Environmental psychology and facade design


Ancient façade, via Bibliothèque de Toulouse on Flickr

In the last few weeks on the Building blog, we have looked at innovative building envelopes in various forms. We’ve speculated on current and future technologies, including smart facades and biomimicry.

Building facades always seem to catch people’s imagination and attract emotive reactions. We only have to look at the Chelsea Barracks debacle between Prince Charles and Rogers Stirk Harbour + Partners (which took place this time last year) to know how powerfully people can react to upfront building design.

Is it simply that people respond most readily to the part of a structure that is most ‘in-your-face’, or are there more subtle forces at play? The Handbook of Environmental Psychology, by Robert B. Bechtel, Arza Churchman and Arzah Ts’erts’man, is an interesting read in this respect. From Chapter 21:

Many sound principles allow us to predict who will co-operate when resources are scarce, how cultures vary in their privacy seeking, what meanings are conveyed to observers by which building facades, and to describe residents’ strategies for dealing with spatial conflicts in their homes. Preferences, attitudes, spatial cognitions, and emotions in response to the built and natural environment: all are understood much better than they were three decades ago.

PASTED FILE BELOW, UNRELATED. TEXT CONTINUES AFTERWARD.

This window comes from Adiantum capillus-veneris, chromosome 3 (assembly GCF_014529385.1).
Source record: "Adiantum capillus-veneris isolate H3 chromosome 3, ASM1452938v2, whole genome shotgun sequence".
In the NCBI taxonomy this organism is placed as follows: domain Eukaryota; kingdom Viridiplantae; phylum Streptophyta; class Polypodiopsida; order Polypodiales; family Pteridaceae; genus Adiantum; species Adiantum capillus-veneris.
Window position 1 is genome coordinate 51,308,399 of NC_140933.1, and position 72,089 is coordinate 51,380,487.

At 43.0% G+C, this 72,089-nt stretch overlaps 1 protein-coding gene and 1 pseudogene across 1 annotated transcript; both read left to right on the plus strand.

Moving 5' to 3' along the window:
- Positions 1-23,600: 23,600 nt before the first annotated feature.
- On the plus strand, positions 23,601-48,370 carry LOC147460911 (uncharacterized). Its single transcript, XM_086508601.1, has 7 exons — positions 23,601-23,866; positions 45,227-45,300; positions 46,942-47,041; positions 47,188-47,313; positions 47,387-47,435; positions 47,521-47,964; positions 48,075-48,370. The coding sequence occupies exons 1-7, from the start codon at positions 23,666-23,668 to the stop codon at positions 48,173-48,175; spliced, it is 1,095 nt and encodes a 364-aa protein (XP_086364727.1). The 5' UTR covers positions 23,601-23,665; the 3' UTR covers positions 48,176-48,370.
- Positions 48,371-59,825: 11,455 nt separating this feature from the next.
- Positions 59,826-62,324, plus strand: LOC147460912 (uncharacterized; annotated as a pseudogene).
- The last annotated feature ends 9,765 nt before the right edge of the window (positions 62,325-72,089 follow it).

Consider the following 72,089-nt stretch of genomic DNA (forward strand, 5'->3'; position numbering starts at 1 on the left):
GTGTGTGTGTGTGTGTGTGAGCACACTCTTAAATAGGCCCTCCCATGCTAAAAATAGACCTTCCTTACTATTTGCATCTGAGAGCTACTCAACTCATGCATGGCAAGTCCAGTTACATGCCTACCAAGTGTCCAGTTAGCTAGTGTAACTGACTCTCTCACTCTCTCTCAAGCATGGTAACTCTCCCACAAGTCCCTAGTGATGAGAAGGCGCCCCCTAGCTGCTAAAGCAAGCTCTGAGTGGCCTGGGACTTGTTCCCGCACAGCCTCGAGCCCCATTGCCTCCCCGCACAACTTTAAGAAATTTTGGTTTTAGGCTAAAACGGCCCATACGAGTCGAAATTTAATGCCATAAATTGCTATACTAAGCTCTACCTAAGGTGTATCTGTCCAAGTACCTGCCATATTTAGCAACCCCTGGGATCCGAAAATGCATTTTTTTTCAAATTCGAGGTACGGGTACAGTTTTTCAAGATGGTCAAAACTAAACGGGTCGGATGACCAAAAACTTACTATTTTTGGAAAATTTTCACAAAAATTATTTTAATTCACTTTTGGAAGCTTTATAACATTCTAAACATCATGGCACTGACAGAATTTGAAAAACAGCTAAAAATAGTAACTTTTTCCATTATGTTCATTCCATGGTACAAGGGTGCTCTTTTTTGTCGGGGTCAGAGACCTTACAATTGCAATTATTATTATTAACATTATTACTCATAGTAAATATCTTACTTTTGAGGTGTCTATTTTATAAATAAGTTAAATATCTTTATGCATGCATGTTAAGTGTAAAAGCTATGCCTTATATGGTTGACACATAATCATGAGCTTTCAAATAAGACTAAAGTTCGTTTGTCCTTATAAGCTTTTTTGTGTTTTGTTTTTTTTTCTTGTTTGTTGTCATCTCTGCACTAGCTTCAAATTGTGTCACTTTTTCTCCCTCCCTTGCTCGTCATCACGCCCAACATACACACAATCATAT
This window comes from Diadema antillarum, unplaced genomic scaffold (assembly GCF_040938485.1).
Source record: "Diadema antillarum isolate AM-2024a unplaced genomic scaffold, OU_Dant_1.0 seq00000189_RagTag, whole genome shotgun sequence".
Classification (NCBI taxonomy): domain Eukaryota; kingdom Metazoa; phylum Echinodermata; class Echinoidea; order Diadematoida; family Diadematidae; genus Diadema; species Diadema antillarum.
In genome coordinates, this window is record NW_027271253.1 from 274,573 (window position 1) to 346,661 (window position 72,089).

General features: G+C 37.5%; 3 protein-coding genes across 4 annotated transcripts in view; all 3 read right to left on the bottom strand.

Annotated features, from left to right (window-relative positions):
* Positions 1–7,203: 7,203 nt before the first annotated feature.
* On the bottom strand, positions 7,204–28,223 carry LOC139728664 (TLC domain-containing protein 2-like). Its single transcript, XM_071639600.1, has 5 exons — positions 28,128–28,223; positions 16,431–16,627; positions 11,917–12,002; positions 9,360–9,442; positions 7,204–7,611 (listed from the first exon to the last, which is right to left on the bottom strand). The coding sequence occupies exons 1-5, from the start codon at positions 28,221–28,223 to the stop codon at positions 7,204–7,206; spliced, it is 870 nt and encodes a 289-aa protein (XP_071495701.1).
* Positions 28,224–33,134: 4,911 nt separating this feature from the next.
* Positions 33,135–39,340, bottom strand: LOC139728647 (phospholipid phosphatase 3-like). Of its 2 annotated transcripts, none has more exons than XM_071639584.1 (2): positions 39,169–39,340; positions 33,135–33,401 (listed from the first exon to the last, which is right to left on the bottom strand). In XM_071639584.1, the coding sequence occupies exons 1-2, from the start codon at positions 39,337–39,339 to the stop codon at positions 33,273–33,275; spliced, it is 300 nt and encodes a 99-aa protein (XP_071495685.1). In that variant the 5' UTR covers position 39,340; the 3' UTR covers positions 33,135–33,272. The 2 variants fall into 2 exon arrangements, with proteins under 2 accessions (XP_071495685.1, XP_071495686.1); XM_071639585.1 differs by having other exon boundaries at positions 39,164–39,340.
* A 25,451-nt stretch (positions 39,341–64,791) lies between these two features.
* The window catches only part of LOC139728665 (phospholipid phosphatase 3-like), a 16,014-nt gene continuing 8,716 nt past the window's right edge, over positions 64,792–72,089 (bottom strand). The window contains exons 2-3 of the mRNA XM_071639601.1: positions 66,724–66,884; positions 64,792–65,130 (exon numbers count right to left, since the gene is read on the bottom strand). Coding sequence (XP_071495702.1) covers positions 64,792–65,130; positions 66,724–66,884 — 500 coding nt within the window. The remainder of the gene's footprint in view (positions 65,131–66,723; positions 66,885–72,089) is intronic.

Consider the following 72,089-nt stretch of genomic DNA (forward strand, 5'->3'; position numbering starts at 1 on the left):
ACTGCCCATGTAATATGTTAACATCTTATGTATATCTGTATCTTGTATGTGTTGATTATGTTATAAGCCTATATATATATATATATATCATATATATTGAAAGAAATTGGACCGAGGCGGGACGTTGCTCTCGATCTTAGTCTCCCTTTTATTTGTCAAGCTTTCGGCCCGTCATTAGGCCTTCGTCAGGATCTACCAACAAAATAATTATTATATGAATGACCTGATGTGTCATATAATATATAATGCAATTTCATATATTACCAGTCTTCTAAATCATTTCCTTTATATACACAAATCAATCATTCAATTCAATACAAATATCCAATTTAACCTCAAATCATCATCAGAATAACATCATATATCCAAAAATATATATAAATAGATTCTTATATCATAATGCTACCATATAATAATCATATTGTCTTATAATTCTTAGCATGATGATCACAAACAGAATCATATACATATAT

The book covers subject areas such as healthy design; environments for aging; climate, weather and crime; community and urban planning; children’s environments; and personal space in a digital age. If you have 70-odd pounds to spare, you can buy it here.

I recently started a discussion in the Architecture group on LinkedIn regarding the future of facade design, and want to share some of the dynamic, insightful and optimistic comments that followed:

Anne Elliott Mercia of Integrated Framing and 2SCALEarchitects :

I think that the high-tech materials and systems are really interim technologies until we can learn how to make equivalent materials from more environmentally benign sources, like the water wall. Eventually I do believe we will be able to “grow” building structures from bone or shell-like materials.

Adham Refaat, Owner of Architecture Los Angeles:

Building skin of the future is breathable; able to sweat out moisture and heat and breathe in cool, fresh air in hot seasons; preserve heat and let the sun in in cold seasons. Building skin of the future is alive with micro-particles that react to direct sun and open like flowers for shading, and collects condensation and rain water for re-use.

Shreesh Thergaonkar, Deputy Chief Architect at Gherzi Eastern Ltd:

Building facades are the most important elements in today’s architecture, and the most needed. They have a very bright future.

Shell by sunshinesyrie on Flickr

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